Personalizing Mammography by Breast Density and Other Risk Factors for Breast Cancer: Analysis of Health Benefits and Cost-Effectiveness
ABSTRACT Current guidelines recommend mammography every 1 or 2 years starting at age 40 or 50 years, regardless of individual risk for breast cancer.
To estimate the cost-effectiveness of mammography by age, breast density, history of breast biopsy, family history of breast cancer, and screening interval.
Markov microsimulation model.
Surveillance, Epidemiology, and End Results program, Breast Cancer Surveillance Consortium, and the medical literature.
U.S. women aged 40 to 49, 50 to 59, 60 to 69, and 70 to 79 years with initial mammography at age 40 years and breast density of Breast Imaging Reporting and Data System (BI-RADS) categories 1 to 4.
National health payer.
Mammography annually, biennially, or every 3 to 4 years or no mammography.
Costs per quality-adjusted life-year (QALY) gained and number of women screened over 10 years to prevent 1 death from breast cancer.
Biennial mammography cost less than $100,000 per QALY gained for women aged 40 to 79 years with BI-RADS category 3 or 4 breast density or aged 50 to 69 years with category 2 density; women aged 60 to 79 years with category 1 density and either a family history of breast cancer or a previous breast biopsy; and all women aged 40 to 79 years with both a family history of breast cancer and a previous breast biopsy, regardless of breast density. Biennial mammography cost less than $50,000 per QALY gained for women aged 40 to 49 years with category 3 or 4 breast density and either a previous breast biopsy or a family history of breast cancer. Annual mammography was not cost-effective for any group, regardless of age or breast density.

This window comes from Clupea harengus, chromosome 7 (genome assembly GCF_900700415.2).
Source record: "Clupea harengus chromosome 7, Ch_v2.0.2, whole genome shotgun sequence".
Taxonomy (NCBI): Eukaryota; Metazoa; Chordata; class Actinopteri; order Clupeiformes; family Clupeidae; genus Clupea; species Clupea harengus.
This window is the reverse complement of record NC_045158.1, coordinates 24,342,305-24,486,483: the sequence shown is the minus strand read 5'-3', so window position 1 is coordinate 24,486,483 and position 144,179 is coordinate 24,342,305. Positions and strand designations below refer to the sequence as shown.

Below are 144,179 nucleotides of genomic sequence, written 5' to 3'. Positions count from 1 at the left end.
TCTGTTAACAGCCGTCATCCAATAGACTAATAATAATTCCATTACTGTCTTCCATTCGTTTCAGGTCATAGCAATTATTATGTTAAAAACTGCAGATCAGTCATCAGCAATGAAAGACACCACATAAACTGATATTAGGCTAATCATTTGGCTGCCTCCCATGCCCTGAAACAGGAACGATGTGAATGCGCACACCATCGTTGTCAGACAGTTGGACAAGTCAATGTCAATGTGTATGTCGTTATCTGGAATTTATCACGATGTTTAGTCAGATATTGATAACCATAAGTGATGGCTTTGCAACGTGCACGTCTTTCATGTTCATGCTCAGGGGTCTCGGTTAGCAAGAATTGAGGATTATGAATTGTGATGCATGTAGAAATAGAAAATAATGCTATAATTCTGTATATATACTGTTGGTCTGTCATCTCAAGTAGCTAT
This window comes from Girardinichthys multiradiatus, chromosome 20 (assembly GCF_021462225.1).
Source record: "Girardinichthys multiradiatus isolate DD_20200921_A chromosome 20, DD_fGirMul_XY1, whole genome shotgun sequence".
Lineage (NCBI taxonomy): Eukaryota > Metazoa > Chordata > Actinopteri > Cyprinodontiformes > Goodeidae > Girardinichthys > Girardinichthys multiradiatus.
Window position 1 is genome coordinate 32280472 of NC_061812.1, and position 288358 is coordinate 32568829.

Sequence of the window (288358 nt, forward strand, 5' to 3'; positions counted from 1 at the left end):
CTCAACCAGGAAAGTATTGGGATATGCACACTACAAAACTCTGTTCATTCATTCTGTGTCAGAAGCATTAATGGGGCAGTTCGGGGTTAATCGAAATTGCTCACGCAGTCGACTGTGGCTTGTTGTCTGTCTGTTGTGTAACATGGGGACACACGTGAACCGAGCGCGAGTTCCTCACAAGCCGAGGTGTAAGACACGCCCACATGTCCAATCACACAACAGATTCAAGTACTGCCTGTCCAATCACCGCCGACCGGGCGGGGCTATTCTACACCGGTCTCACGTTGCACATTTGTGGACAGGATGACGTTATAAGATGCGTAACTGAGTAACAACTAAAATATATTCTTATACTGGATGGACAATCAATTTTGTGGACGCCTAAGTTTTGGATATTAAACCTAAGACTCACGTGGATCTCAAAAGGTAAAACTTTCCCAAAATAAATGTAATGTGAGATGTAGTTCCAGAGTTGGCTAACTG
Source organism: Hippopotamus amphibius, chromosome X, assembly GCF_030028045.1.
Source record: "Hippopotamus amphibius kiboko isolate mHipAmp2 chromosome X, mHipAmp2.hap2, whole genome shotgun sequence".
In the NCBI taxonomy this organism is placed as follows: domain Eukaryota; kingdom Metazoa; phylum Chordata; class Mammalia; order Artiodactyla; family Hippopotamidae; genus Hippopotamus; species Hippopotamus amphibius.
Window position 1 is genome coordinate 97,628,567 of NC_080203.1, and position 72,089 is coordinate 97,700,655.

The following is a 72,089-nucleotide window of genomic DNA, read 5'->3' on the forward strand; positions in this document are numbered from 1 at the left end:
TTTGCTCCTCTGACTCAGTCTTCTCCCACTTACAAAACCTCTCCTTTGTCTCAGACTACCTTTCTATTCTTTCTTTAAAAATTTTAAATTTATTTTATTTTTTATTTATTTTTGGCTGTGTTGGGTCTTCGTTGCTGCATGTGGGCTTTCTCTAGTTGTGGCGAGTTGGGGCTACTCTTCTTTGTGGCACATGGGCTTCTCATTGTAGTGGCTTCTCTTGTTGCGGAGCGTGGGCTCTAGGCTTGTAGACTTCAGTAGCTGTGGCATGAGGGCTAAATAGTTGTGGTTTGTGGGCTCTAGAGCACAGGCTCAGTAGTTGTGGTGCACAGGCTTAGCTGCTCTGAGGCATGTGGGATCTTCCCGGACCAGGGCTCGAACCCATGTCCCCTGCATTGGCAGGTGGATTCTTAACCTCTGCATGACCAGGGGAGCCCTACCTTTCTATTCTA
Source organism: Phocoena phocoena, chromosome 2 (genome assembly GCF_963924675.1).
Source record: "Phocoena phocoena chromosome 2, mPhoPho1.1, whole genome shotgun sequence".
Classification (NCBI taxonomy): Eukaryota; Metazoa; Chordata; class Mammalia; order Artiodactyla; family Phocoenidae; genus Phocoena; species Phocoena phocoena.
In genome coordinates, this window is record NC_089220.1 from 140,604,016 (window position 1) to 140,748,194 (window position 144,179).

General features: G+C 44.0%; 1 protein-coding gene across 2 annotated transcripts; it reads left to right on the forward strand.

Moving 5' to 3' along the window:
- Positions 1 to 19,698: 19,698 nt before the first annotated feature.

Mammography is expensive if the disutility of false-positive mammography results and the costs of detecting nonprogressive and nonlethal invasive cancer are considered.
Results are not applicable to carriers of BRCA1 or BRCA2 mutations.
Mammography screening should be personalized on the basis of a woman's age, breast density, history of breast biopsy, family history of breast cancer, and beliefs about the potential benefit and harms of screening.
Eli Lilly, Da Costa Family Foundation for Research in Breast Cancer Prevention of the California Pacific Medical Center, and Breast Cancer Surveillance Consortium.